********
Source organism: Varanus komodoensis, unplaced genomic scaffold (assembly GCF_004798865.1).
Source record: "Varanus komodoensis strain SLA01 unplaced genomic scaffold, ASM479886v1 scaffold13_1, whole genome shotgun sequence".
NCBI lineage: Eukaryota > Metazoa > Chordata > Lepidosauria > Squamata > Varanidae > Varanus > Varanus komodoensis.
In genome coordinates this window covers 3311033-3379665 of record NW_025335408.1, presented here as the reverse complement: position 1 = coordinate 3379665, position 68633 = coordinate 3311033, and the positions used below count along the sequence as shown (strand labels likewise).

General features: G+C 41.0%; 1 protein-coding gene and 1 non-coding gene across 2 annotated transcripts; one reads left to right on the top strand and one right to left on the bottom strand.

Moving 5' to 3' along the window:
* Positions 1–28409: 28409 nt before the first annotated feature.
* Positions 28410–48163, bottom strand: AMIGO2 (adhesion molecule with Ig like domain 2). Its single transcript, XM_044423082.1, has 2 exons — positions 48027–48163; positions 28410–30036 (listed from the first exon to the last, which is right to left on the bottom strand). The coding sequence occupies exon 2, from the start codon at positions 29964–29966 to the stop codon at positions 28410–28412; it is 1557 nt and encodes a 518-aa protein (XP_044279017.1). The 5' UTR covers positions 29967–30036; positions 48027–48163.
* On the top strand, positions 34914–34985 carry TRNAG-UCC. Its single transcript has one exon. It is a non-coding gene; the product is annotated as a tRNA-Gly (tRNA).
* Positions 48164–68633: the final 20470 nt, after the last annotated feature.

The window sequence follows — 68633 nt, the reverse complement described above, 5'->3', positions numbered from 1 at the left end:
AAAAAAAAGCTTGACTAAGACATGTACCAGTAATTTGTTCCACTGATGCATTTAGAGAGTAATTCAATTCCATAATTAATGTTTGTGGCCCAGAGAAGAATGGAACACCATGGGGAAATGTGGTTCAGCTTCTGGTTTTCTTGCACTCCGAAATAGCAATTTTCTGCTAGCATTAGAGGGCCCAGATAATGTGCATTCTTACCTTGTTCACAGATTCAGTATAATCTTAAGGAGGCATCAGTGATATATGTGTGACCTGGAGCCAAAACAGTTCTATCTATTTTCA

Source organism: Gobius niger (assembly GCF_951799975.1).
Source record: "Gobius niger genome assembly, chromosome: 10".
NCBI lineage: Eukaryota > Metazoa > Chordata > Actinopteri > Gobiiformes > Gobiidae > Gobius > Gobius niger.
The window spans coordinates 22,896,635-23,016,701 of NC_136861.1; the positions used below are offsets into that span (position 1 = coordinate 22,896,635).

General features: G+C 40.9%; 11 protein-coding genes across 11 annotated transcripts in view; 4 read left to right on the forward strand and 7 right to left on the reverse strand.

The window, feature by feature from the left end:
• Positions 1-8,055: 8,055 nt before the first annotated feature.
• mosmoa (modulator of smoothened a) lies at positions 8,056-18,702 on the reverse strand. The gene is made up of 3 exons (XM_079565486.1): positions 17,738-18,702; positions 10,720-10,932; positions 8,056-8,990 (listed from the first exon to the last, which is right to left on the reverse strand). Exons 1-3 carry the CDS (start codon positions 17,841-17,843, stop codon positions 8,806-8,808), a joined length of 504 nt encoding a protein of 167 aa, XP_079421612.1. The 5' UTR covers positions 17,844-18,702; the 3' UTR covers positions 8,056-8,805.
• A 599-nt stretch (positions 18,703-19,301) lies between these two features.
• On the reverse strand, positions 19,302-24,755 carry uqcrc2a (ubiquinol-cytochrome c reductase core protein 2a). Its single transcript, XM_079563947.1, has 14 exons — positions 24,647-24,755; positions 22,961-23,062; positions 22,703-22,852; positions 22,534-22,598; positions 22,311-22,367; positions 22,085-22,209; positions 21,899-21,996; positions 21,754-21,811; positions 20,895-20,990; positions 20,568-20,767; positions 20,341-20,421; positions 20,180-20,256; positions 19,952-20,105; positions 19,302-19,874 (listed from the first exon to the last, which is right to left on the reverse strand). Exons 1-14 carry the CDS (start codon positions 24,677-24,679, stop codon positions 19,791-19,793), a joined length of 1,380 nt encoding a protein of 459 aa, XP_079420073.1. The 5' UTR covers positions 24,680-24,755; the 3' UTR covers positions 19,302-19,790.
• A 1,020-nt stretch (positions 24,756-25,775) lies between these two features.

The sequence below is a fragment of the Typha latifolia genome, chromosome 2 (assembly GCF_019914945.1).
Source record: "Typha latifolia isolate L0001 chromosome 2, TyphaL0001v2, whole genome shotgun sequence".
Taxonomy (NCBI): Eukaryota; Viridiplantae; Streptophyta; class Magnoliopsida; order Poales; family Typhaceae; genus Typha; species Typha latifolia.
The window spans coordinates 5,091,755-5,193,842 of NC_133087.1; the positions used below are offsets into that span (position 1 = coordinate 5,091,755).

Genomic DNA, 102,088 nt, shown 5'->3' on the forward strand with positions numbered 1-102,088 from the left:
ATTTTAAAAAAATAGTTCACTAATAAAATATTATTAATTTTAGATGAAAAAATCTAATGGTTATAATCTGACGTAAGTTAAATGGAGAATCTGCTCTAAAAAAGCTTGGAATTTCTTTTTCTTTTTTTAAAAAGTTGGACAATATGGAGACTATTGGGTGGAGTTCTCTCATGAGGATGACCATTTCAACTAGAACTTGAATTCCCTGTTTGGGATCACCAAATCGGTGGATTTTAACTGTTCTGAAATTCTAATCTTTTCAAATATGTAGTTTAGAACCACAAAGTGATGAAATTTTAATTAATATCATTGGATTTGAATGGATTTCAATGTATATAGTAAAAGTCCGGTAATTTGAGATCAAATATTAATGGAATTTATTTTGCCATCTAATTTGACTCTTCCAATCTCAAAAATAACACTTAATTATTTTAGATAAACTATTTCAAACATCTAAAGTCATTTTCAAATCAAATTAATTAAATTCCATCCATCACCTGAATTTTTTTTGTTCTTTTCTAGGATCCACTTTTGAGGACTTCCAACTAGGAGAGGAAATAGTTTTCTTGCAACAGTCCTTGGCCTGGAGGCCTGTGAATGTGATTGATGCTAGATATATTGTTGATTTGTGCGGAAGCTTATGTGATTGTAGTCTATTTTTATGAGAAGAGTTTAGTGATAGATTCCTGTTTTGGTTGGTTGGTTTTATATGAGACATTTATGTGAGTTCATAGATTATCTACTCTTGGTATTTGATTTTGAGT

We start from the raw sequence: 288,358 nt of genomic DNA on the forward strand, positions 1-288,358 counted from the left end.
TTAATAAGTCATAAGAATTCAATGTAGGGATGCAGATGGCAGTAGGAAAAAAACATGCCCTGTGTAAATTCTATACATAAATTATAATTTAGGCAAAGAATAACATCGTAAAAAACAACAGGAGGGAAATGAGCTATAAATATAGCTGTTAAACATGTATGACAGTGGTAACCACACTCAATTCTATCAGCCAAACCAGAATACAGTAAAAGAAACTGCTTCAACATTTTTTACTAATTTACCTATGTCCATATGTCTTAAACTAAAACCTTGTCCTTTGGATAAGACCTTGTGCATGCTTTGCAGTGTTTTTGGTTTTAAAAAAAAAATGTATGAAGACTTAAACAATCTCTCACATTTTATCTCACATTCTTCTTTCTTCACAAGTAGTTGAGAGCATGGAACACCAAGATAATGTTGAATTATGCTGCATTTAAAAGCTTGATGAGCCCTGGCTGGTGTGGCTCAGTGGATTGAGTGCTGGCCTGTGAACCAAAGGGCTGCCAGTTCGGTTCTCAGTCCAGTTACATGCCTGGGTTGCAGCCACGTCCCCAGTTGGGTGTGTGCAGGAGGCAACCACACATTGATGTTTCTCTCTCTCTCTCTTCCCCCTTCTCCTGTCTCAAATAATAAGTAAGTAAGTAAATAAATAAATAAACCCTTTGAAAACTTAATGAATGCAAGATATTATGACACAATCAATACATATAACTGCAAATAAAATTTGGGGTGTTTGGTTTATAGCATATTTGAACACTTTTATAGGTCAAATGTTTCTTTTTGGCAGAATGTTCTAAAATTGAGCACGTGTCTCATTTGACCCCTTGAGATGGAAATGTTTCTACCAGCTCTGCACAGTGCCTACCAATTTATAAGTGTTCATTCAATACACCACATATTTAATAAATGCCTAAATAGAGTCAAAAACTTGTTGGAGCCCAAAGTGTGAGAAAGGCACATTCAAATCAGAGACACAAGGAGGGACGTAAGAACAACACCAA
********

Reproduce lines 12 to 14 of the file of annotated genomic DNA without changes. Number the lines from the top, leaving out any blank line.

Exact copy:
AAAAAAAAGCTTGACTAAGACATGTACCAGTAATTTGTTCCACTGATGCATTTAGAGAGTAATTCAATTCCATAATTAATGTTTGTGGCCCAGAGAAGAATGGAACACCATGGGGAAATGTGGTTCAGCTTCTGGTTTTCTTGCACTCCGAAATAGCAATTTTCTGCTAGCATTAGAGGGCCCAGATAATGTGCATTCTTACCTTGTTCACAGATTCAGTATAATCTTAAGGAGGCATCAGTGATATATGTGTGACCTGGAGCCAAAACAGTTCTATCTATTTTCA

Source organism: Gobius niger (assembly GCF_951799975.1).
Source record: "Gobius niger genome assembly, chromosome: 10".